What’s the difference between IRA and 401(k)?
One of the more viable ways to secure cash for a down payment on your dream home is through your retirement fund. Before you even think about it, you may stop and think about what retirement fund would be the best setup for you. In doing so, it’s impossible that both the IRA and 401(k) plans never crossed your mind. These two offer lucrative tax breaks while giving your finances room to grow over time. While the two may serve a similar purpose, they have stark differences and this guide will help you all the way in sorting out the confusion between these two retirement plans.
Being a real estate training agency, we help aspiring homebuyers learn how to overcome the hurdles of purchasing their dream home through owner financing. For such a type of transaction, we overlook usual requirements like credit checks or income verifications. Basically, your cash is your credit and you make monthly payments just like a bank-approved buyer. You get a 30-year amortization period with a fixed interest rate and no balloon payments. The best part is if you are able to qualify for a mortgage anytime in the future, you can switch to a conventional home loan without paying pre-payment penalties. Start the search for your home below and let us know if you find one in your budget or desired location. We will help you buy that home with owner financing.
So, What’s the Big Difference?
Evaluating retirement plan options aims to keep 3 key considerations in mind: the amount you’ll contribute annually, the taxes on your contributions, and the date when you can make a withdrawal without the penalties.
With that in mind, let’s see what separates these two most preferred retirements plans apart:
Individual Retirement Accounts or IRAs is a type of savings account retirees can open on their own for long-term savings and investments. Anyone earning an income can open an IRA with any financial institution that offers retirement plans. It has three types of plans and they are:
Traditional IRA – this works like a conventional 401(k) minus the employer sponsorship and contributions. Account-holders get their savings up with pre-tax income with the option to deduct traditional IRA Contributions on annual taxes.
ROTH IRA – This type of account differs from its traditional counterparts because taxes are paid upfront. Taxed dollars are contributed right off the bat so account holders get to withdraw the full amount without deductions.
SEP IRA – Otherwise known as Simplified Employee Pensions, these account options are flexible retirement packages for self-employed professionals (entrepreneurs, freelancers, service contractors, and the like).
IRAs are Better…
If you seek financial flexibility in your retirement plan. Investments for these types of accounts can be anything of value from real estate, mutual funds, stocks, or bonds.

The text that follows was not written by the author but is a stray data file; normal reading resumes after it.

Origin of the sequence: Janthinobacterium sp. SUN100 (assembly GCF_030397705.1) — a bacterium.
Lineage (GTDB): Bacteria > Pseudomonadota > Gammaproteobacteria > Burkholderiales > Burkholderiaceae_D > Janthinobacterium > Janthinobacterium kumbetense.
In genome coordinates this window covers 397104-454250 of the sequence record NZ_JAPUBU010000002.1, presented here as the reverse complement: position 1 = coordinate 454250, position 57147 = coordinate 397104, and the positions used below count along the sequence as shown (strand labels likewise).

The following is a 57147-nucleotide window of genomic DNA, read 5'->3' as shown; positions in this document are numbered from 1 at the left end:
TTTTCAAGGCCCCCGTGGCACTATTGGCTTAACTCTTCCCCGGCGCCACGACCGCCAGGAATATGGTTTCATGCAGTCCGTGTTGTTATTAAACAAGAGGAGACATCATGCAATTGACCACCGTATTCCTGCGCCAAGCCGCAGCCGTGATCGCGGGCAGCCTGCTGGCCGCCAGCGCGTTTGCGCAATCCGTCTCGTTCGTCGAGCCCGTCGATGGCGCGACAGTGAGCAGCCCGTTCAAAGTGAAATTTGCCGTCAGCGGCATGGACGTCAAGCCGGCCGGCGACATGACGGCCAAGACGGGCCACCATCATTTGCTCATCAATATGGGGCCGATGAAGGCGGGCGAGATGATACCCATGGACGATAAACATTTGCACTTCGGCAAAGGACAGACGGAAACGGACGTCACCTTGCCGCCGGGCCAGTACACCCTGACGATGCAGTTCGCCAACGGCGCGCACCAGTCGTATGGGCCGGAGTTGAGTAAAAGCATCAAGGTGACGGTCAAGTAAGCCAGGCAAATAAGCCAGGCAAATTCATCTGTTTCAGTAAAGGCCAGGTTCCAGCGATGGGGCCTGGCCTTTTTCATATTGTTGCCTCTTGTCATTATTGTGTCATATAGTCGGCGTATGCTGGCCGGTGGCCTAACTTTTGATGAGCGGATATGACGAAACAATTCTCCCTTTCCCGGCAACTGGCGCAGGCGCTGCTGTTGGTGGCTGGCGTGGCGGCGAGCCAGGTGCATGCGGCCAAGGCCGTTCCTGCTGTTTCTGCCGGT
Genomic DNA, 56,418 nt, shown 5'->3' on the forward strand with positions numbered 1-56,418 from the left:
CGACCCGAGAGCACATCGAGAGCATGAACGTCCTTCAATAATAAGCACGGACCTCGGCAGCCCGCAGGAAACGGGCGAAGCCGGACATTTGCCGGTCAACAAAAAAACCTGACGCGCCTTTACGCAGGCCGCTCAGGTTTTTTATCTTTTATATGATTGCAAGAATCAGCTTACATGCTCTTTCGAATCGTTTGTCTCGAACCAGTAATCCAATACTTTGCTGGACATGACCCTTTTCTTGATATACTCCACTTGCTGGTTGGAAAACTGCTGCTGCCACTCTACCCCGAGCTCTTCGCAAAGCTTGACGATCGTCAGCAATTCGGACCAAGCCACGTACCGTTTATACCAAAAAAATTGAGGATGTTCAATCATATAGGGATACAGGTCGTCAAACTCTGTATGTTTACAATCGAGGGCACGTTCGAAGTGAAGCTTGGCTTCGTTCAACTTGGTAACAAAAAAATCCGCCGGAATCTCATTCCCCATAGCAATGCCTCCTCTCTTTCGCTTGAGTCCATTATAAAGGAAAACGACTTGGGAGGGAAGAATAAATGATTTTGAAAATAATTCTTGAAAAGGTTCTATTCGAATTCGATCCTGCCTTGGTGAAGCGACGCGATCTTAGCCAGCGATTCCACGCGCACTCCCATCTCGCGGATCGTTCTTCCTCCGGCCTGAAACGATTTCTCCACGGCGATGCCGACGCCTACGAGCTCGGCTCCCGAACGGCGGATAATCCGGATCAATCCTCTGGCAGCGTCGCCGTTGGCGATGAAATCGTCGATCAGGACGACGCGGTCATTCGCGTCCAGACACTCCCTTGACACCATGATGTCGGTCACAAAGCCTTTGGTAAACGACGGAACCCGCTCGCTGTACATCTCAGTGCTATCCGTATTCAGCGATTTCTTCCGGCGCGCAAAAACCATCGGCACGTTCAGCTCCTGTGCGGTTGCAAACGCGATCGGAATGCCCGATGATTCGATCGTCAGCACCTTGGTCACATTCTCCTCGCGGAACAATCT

This retirement package is exclusively employer-sponsored and has been a popular choice since the 80s when congress established the Revenue Act to encourage the working class to save up tax-free accounts in preparation for retirement. Funds are deducted from monthly income from a specific pay cutoff period and contribute to an investment account with an employer’s option of matching an employee’s contributions to the same account. Like an IRA, this retirement option has a Traditional and Roth variant with generally the same stipulations.
401(k)s are better…
If you’re serious about investing in your retirement without being too choosy on the available options. It can also come in the form of bonds, stocks, or securities, but they’re limited to what the sponsoring employer chooses.
For both retirement plans, account holders can withdraw their savings six months before they reach the age of 60. Early withdrawals are allowed but with a 10% penalty. For 401(k) there’s an additional income tax to be deducted on top of the penalty. Both have very limited rule exemptions and but IRAs have more relaxed rule exemptions when it comes to early withdrawals.
First-time homebuyers, for instance, are allowed to pull out up to $10,000 to be used as a down payment for their home purchase. The money should have already been used 120 days upon the date of withdrawal. Other exemptions include educational expenses for account holders or their family members, disability, medical expenses beyond 7.5% of adjusted gross income, birth or adoption expenses (up to $5,000), health insurance period (if the account holder is unemployed for more than 12 weeks.
For 401(k) accounts, the guidelines are much stricter with no exemptions being granted under any circumstances. For homebuyers who wish to tap their retirement plan to cover for a home down payment, a 401(k) loan is recommended because it lets account holders put out the necessary cash without the penalties, lower interest rates, and without affecting their debt-to-income ratio. Loan amounts, however, are limited to $50,000 or 50% of the vested account balance.
As you may know, owner financing can help you buy any single-family home of your choice. While you weigh your options between a 401(k) or an IRA, here are some of the home listings in Houston to help you get a good idea of what type of home would suit your needs or budget. Get in touch with us if you want to buy a home with the help of a licensed Realtor.
Disclaimer: Shop Owner Finance/ TL Global is not a lender. We are a real estate training agency. The Content is for informational purposes only, you should not construe any such information or other material as legal, tax, investment, financial, or other advice.
Post a Comment